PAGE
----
By Stephen Groves and Lisa Mascaro
Congressional leaders are pitching a stopgap government funding package to avoid a federal shutdown after next month, acknowledging the House and Senate are nowhere near agreement on spending levels to keep federal operations running.
House Speaker Kevin McCarthy raised the idea of a months-long funding package, known as a continuing resolution, to House Republicans on a members-only call Monday evening, according to those familiar with the private session and granted anonymity to discuss it.
On Tuesday, Senate Majority Leader Chuck Schumer said the two leaders had spoken about such a temporary measure. It would extend federal funding operations into December to allow more time to work on the annual spending bills.
“I thought it was a good thing that he recognized that we need a CR,” Schumer, D-N.Y., told reporters on a call.
"We hope that our House Republicans will realize that any funding resolution has to be bipartisan or they will risk shutting down the government," he said.
A stopgap measure that would keep government offices running past the Sept. 30 end of the fiscal year is a typical strategy while the Republican-held House and Democrat-held Senate try to iron out a long-term budget agreement. The government’s new fiscal year begins on Oct. 1, when funding approval is needed to avert closures of federal offices.
But this year, the task may prove more politically difficult. McCarthy will need to win over a large portion of his Republican colleagues to pass the stopgap bill or risk political blowback from staunch conservatives if he leaves them behind and cuts a bipartisan deal with Democrats.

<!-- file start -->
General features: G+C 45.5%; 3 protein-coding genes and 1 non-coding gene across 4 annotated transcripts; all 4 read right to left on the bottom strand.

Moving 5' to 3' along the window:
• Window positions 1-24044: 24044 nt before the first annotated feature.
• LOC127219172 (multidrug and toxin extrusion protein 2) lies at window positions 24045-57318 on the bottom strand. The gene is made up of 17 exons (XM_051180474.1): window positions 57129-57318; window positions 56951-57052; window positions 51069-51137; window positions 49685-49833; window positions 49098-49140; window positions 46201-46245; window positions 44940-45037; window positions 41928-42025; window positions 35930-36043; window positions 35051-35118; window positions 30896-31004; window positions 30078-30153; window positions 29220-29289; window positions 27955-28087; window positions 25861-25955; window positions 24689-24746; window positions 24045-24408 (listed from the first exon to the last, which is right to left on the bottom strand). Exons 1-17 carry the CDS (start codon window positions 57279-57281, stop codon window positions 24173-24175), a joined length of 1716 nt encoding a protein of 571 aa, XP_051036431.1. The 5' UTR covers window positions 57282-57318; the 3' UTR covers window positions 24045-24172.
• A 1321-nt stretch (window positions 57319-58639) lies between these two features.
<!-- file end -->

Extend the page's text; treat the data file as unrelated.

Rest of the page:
Conservatives, including many from the House Freedom Caucus, are usually loathe to get behind short-term funding measures as they push for steeper spending cuts, using the threat of a shutdown as leverage.
Foretelling the political dynamics ahead, many in Congress are bracing for a shutdown.
“It’s clear President Biden and Speaker McCarthy want a government shutdown, so that’s what Congress will do after we return in September. Everyone should plan accordingly,” Republican Rep. Tony Gonzales posted on X, the platform formerly known as Twitter, shortly after the Monday Republican call.
Democrats alongside President Joe Biden don't necessarily want a shutdown, but they would be quick to blame Republicans for instigating it — arguing that Republicans are the ones driving for spending reductions.
All sides had agreed to budget levels during the recent debt ceiling negotiations when Biden and McCarthy struck a deal that established topline spending levels. But McCarthy's GOP majority rejects those amounts.
White House deputy press secretary Olivia Dalton was asked Tuesday on Air Force One if Biden is worried about a government shutdown.
“We worked in good faith to negotiate a bipartisan budget agreement a couple of months ago," Dalton said.
“We’ve upheld our end of the bargain. They’ve upheld theirs, so far. We can expect that to continue.”
The White House had no immediate comment on whether Biden would sign a short-term resolution.
“We don’t believe that there’s any reason we should have to have a government shutdown, that congressional Republicans should bring us to that point,” Dalton said. “We think that we can work together to meet the needs of our country and the urgent needs that we’ve put forward.”
Along with deeper spending reductions, House Freedom Caucus members have also pushed to tie the government’s budget to conservative policy priorities on immigration and security at the U.S. border with Mexico, as well as at the Department of Justice.
Some Freedom Caucus members have embraced the idea of a government work stoppage to force lower spending, though many Republicans disagree with that approach.
Republican Rep. David Joyce, who sits on the Appropriations Committee and oversees its subcommittee on Homeland Security, said in a statement, “Republicans must come together to advance these bills because we cannot risk a government shutdown. When we shut down our government, we communicate to our adversaries that America is vulnerable and threaten the security of our nation.”
Associated Press writer Darlene Superville in Washington contributed to this report.